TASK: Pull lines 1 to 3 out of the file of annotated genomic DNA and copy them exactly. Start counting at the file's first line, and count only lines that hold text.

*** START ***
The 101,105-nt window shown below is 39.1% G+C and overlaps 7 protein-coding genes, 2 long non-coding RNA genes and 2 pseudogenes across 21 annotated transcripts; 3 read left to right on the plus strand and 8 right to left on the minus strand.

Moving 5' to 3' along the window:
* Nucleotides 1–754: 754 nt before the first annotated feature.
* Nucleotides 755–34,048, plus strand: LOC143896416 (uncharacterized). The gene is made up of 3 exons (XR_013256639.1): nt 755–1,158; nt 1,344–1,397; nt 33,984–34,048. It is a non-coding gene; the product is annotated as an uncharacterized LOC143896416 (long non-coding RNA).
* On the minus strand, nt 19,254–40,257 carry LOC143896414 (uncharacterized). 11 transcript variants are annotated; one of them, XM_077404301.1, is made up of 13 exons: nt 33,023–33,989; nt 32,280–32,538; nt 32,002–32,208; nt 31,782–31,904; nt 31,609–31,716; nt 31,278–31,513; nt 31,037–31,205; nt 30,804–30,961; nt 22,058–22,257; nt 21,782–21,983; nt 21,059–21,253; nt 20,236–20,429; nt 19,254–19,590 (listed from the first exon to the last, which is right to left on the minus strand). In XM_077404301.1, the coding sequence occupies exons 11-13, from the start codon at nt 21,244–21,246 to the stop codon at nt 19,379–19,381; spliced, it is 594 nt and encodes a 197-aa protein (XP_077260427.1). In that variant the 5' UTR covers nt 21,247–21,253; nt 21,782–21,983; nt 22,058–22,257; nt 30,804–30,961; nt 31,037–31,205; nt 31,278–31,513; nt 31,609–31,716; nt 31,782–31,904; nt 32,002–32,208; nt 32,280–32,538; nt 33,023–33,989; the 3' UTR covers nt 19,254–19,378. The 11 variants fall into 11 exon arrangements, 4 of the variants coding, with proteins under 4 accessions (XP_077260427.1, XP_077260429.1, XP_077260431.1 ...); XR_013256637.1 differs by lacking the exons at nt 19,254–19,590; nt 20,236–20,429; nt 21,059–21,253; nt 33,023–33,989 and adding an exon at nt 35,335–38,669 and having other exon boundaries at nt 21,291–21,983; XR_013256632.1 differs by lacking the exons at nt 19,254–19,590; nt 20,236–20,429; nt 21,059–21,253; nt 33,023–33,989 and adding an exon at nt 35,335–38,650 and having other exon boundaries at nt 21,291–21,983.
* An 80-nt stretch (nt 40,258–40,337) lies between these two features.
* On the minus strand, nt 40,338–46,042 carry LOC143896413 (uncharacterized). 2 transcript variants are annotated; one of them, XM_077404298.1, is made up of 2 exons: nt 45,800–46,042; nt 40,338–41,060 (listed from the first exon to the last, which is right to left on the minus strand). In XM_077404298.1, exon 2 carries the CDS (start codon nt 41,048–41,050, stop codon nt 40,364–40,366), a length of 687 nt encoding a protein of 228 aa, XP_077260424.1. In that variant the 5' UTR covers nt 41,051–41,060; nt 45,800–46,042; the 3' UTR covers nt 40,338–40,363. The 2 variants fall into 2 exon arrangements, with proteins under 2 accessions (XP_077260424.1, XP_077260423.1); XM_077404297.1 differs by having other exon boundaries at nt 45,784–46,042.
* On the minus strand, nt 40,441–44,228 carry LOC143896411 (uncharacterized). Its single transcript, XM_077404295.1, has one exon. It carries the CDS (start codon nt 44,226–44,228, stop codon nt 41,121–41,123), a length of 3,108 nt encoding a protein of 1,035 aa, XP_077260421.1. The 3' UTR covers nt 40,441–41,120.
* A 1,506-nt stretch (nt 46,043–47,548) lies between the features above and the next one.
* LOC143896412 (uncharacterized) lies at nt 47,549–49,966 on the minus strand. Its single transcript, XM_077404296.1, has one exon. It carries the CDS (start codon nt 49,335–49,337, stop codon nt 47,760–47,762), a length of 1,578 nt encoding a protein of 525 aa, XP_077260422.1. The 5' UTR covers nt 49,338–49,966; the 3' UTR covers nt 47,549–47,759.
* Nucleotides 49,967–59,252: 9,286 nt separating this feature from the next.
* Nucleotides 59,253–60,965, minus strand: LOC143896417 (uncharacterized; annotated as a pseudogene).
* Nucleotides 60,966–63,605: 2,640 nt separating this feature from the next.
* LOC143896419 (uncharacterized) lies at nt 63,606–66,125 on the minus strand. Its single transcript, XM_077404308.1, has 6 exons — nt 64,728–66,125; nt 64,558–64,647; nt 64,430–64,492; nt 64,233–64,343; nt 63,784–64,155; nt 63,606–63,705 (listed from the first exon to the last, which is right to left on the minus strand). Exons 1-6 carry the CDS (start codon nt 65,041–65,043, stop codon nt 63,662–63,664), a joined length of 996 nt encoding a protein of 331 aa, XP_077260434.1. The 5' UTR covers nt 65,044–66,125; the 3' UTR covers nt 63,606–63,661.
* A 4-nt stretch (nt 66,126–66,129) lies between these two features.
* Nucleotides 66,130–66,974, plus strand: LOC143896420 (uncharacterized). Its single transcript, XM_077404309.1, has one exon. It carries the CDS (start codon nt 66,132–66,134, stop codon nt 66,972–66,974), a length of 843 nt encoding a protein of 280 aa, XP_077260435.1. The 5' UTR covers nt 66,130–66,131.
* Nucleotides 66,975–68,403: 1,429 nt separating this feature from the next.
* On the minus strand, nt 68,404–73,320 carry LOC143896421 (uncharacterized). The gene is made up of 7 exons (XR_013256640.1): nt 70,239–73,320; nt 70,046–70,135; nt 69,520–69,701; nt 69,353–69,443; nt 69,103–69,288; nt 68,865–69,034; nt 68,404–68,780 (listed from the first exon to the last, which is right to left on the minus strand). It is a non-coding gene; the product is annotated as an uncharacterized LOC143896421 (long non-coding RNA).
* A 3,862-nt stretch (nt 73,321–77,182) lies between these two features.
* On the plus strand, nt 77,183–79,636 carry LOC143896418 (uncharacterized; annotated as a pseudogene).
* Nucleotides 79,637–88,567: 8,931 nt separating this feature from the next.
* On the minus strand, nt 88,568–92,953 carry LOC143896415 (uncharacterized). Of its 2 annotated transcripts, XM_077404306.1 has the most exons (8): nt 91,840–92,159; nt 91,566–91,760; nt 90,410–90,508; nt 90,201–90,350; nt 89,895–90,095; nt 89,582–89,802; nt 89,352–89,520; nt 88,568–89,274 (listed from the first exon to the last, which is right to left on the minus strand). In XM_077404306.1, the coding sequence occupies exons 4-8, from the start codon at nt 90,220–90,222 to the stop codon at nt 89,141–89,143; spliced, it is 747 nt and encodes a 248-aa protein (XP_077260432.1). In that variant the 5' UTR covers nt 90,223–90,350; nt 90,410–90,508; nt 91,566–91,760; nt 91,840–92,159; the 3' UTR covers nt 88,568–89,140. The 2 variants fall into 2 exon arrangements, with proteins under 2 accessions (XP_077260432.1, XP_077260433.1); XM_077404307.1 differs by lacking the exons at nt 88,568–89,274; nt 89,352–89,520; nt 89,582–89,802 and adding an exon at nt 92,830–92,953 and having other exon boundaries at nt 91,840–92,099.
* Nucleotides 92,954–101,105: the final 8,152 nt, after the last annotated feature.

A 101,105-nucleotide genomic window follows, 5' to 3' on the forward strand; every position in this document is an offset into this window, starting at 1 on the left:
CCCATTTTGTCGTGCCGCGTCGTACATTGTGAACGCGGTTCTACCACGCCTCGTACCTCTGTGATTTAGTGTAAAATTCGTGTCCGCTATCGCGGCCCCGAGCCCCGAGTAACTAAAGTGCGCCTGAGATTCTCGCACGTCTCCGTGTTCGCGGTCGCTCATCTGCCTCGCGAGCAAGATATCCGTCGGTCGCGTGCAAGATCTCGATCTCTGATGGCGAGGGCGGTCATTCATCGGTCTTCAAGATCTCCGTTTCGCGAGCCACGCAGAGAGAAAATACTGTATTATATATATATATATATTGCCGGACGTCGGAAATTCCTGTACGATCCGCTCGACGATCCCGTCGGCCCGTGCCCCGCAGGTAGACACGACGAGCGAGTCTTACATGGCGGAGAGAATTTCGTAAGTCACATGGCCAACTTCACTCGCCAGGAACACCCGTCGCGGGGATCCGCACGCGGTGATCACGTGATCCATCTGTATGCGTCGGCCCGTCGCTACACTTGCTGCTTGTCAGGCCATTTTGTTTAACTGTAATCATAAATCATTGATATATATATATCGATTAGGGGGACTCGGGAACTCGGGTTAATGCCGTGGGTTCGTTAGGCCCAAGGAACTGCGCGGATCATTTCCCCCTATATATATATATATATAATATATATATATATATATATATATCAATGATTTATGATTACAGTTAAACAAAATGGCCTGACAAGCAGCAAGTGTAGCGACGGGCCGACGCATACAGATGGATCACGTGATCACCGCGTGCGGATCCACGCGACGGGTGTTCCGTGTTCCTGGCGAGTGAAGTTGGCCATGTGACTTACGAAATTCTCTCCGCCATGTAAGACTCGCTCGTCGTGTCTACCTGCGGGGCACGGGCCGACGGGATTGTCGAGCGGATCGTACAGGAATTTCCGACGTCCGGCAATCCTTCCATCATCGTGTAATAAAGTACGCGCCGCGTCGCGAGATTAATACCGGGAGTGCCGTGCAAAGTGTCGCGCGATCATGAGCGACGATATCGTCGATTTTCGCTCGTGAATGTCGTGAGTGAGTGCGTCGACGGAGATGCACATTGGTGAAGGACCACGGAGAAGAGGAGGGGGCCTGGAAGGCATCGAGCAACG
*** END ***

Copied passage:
The 101,105-nt window shown below is 39.1% G+C and overlaps 7 protein-coding genes, 2 long non-coding RNA genes and 2 pseudogenes across 21 annotated transcripts; 3 read left to right on the plus strand and 8 right to left on the minus strand.

Moving 5' to 3' along the window:
* Nucleotides 1–754: 754 nt before the first annotated feature.